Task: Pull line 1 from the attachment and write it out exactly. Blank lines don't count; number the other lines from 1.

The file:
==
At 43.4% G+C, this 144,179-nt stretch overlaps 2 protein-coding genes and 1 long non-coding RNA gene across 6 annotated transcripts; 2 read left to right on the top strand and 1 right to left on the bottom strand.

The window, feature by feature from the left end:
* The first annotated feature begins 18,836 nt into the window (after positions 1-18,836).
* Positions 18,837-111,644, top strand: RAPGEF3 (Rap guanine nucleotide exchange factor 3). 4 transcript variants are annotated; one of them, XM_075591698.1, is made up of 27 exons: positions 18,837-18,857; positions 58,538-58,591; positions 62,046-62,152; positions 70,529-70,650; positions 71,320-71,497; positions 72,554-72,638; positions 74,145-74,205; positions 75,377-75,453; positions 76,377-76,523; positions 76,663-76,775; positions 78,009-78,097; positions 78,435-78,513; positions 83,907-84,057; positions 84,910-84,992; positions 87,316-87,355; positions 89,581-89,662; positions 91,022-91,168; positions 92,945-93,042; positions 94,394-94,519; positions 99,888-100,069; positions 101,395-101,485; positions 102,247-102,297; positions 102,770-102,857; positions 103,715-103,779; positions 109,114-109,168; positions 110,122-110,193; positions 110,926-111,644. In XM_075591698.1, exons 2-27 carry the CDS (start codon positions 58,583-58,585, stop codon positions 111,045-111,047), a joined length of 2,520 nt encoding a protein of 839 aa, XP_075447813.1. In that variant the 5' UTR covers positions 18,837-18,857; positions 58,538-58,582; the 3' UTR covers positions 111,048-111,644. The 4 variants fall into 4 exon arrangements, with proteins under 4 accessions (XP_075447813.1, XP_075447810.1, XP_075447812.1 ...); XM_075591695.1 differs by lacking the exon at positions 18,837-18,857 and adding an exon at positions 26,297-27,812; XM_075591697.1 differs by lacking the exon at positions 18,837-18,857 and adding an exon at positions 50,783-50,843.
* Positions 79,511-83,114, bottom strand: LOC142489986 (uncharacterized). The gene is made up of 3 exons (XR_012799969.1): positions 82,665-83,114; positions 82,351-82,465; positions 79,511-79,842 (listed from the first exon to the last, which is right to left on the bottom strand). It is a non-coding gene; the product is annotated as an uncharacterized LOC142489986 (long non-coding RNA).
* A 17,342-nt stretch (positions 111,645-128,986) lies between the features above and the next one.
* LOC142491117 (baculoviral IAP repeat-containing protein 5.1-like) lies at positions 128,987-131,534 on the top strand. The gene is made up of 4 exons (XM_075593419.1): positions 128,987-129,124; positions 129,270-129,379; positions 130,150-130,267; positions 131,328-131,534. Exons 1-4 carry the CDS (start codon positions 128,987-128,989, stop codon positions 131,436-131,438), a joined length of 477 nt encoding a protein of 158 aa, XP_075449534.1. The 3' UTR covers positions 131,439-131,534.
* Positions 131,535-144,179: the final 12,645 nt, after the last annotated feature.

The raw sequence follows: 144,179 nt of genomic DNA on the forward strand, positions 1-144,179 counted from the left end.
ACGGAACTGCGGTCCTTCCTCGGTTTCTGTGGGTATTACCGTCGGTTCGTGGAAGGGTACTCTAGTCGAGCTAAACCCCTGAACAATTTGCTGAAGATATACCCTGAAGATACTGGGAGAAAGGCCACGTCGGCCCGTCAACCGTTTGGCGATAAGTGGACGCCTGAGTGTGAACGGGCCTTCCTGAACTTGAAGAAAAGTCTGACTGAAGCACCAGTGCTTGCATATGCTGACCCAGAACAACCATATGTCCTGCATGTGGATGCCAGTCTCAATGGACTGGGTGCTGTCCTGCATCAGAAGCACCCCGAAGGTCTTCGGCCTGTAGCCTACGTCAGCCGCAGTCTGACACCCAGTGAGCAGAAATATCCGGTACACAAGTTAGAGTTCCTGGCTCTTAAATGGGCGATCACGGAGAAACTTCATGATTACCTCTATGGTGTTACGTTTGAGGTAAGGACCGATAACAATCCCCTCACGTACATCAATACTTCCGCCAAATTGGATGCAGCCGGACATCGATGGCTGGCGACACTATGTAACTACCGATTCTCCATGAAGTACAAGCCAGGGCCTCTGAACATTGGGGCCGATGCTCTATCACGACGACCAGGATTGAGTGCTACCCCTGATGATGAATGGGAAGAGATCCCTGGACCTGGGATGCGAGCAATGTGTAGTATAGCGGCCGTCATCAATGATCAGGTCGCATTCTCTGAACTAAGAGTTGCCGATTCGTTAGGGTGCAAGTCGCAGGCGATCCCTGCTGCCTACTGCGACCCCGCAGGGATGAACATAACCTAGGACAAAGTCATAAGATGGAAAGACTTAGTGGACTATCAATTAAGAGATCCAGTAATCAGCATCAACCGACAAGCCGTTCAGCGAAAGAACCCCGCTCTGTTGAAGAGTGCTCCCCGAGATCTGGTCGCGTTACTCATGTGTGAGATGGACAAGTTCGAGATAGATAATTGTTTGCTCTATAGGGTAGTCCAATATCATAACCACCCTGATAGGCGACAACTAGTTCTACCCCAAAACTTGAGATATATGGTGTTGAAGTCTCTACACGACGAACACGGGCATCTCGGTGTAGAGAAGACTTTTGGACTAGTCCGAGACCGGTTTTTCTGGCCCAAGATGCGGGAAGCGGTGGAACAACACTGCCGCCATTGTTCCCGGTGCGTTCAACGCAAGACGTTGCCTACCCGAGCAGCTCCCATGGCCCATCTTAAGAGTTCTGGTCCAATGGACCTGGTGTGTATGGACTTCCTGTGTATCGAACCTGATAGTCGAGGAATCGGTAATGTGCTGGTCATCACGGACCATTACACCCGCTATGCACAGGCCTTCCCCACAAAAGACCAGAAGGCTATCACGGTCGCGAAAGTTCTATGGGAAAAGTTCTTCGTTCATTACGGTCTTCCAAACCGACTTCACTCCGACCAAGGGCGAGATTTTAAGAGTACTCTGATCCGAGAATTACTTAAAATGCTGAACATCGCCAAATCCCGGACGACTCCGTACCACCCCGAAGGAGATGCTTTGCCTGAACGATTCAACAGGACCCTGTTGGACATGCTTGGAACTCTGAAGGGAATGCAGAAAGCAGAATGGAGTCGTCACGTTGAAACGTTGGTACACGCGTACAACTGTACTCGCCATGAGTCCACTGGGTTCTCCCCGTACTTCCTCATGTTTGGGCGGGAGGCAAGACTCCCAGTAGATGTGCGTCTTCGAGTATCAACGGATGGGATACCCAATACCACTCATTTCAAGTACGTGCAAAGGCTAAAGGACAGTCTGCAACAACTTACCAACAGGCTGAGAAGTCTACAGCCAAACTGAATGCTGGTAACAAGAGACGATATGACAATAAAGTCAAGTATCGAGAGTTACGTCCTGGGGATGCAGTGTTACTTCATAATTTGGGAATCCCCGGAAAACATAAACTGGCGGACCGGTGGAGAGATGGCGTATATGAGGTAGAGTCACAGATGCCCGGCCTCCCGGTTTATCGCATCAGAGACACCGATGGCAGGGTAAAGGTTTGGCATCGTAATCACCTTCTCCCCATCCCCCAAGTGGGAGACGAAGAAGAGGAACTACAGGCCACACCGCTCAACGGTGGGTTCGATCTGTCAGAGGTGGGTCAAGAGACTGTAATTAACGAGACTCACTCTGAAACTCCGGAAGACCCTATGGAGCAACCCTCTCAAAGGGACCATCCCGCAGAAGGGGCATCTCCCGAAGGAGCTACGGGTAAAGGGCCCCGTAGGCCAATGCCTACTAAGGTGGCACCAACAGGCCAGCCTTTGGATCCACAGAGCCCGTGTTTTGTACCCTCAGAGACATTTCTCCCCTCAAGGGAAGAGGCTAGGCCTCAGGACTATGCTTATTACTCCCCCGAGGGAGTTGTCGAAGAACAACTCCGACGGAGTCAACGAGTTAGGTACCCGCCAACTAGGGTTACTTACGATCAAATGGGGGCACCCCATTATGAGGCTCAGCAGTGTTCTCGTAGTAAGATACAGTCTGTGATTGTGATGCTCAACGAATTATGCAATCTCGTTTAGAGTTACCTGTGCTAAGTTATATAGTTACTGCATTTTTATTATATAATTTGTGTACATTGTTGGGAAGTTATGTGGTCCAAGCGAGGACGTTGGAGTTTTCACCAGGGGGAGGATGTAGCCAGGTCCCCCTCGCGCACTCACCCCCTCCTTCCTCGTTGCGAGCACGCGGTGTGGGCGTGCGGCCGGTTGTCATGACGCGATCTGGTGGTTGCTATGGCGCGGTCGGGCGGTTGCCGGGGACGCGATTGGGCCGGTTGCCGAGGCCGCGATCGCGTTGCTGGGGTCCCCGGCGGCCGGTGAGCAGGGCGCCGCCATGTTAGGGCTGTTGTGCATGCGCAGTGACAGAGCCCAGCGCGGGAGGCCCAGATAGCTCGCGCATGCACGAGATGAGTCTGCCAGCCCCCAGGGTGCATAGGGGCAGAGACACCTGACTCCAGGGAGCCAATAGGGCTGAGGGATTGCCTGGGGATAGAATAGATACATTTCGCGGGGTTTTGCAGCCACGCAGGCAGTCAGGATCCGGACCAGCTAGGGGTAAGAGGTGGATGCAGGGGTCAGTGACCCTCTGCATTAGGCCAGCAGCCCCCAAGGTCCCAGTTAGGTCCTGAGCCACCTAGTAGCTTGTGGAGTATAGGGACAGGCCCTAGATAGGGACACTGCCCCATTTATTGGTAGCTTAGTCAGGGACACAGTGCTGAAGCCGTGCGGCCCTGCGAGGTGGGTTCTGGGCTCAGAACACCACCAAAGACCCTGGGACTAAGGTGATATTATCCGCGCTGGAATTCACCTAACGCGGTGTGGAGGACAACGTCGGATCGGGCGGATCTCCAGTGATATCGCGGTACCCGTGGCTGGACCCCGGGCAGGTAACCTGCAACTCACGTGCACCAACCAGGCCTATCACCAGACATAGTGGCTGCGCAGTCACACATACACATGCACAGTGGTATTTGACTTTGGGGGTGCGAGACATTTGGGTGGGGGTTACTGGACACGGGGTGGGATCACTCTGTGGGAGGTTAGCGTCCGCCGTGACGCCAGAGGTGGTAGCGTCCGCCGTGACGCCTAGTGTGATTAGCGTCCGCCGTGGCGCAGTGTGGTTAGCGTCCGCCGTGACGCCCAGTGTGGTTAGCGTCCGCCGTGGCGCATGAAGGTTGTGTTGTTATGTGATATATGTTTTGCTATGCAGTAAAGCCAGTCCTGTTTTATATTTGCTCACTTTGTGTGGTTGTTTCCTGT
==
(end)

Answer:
At 43.4% G+C, this 144,179-nt stretch overlaps 2 protein-coding genes and 1 long non-coding RNA gene across 6 annotated transcripts; 2 read left to right on the top strand and 1 right to left on the bottom strand.